The 2017 Serpentine Pavilion, in West London’s Kensington Gardens, has been built. Designed by Diébédo Francis Kéré, the Burkina Faso–born and Berlin-based architect, it’s the 17th pavilion to be commissioned. (A new pavilion is erected annually ever summer.)
For the design, Kéré drew inspiration from a tree in Gando, Burkina Faso, where he designed a school. In Gando, the tree acts as a way to bring people together, and in Kensington, Kéré has emulated this aspect with a wooden canopy, supported by steel framework, that shelters a gathering area. Furthermore, the architect aims to encourage connectivity with nature, as was also the case in Gando.
While there is no literal tree here, Kéré achieves its effects with a translucent polycarbonate sheet rainwater collection system that transforms the graveled center of the pavilion—where the steel framework stems from—into a waterfall. It’s estimated roughly 2,400 gallons of water will be collected, all of which will be used to irrigate the gardens. (Though it may be summer in London, there is no danger of it not raining—knock on wood.)
“I am fascinated by how this artificial landscape offered a new way for people in the city to experience nature. In Burkina Faso, I am accustomed to being confronted with climate and natural landscape as a harsh reality,” Kéré said in a press release. “For this reason, I was interested in how my contribution to this Royal Park could not only enhance the visitor’s experience of nature, but also provoke a new way for people to connect with each other.”
The gathering area, which offers seating, is encased by a series of blue walls made up of tesselating wooden triangles that curve with and away from the roof’s focal point. The triangles, like the canopy above, are arranged so that subtle apertures allow light to filter through and amplify the pattern of triangular motifs. The walls, while rising above head height, do not come into contact with the canopy, nor do they fully enclose the area. This allows air to flow easily through the structure and also frames views above into the gardens actual trees.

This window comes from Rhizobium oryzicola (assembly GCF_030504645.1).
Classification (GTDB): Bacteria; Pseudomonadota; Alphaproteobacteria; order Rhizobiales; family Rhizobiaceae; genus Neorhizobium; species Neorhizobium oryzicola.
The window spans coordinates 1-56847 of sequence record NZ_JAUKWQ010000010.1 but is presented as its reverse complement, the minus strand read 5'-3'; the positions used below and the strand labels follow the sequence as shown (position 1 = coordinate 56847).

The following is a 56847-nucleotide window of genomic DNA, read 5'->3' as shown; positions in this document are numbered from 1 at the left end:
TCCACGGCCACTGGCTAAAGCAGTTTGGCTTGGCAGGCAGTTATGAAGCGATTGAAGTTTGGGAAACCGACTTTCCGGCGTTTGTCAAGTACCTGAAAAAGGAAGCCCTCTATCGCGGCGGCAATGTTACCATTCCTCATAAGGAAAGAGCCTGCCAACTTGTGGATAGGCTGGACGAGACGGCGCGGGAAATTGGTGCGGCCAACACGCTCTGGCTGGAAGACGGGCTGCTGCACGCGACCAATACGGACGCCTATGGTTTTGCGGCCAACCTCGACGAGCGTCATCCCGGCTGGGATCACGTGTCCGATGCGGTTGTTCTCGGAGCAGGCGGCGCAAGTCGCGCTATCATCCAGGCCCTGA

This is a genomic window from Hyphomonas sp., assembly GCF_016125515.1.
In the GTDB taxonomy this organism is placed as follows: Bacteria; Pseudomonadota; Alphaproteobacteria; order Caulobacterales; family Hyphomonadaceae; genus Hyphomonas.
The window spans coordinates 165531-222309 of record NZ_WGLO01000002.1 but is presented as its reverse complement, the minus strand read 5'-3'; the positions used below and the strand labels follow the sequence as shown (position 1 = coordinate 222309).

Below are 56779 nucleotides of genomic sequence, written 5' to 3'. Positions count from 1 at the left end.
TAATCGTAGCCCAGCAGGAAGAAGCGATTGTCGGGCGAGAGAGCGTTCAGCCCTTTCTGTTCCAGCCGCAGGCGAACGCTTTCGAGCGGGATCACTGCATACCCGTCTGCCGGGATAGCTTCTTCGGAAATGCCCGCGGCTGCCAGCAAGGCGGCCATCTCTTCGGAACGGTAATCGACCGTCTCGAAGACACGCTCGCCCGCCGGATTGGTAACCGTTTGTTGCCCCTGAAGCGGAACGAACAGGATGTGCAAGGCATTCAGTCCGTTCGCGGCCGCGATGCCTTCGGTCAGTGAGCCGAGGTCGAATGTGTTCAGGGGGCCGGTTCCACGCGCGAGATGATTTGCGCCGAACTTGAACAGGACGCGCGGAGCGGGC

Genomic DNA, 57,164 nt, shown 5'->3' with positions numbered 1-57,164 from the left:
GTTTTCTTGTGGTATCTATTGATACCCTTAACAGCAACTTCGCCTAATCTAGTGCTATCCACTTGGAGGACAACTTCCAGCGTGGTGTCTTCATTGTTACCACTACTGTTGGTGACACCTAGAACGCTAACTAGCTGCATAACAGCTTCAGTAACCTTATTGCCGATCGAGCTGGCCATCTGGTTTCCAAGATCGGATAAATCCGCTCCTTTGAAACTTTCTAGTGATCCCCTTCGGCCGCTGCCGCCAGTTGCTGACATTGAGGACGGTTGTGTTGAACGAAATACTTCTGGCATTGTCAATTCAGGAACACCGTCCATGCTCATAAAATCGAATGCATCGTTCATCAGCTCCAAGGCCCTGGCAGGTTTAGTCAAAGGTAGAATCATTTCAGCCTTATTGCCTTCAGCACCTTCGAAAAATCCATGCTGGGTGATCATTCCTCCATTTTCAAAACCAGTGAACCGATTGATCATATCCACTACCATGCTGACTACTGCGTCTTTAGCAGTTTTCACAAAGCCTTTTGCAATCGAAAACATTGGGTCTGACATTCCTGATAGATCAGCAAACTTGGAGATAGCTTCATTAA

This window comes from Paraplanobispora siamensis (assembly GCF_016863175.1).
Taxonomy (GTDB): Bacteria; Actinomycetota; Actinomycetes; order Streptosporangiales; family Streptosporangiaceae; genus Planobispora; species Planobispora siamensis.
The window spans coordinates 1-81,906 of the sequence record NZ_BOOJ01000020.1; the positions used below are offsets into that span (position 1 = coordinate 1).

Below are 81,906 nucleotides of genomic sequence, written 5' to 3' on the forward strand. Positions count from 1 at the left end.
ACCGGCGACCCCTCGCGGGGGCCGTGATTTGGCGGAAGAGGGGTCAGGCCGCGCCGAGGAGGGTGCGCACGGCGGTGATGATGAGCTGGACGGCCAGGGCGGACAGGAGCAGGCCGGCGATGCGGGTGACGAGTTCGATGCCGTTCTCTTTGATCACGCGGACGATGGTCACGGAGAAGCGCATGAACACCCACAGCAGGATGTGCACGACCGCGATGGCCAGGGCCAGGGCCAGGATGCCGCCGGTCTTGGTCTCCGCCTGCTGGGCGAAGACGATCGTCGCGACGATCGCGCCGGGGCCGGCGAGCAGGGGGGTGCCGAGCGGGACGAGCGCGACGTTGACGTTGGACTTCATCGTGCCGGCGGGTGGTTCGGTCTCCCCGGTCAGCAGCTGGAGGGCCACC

“As an architect, it is an honor to work in such a grand park, especially knowing the history of how the gardens evolved and changed into what we see today. Every path and tree, even the Serpentine lake, were carefully designed,” Kéré added.
Serpentine Artistic Director Hans Ulrich Obrist and CEO Yana Peel, along with advisors David Adjaye and Richard Rogers, chose Kéré, who works extensively across Europe, Africa, and his hometown of Gando. In the U.S., his work was most recently the focus of an exhibition at the Philadelphia Museum of Art. The pavilion will be on show and open to the public from June 23 through October 8 of this year.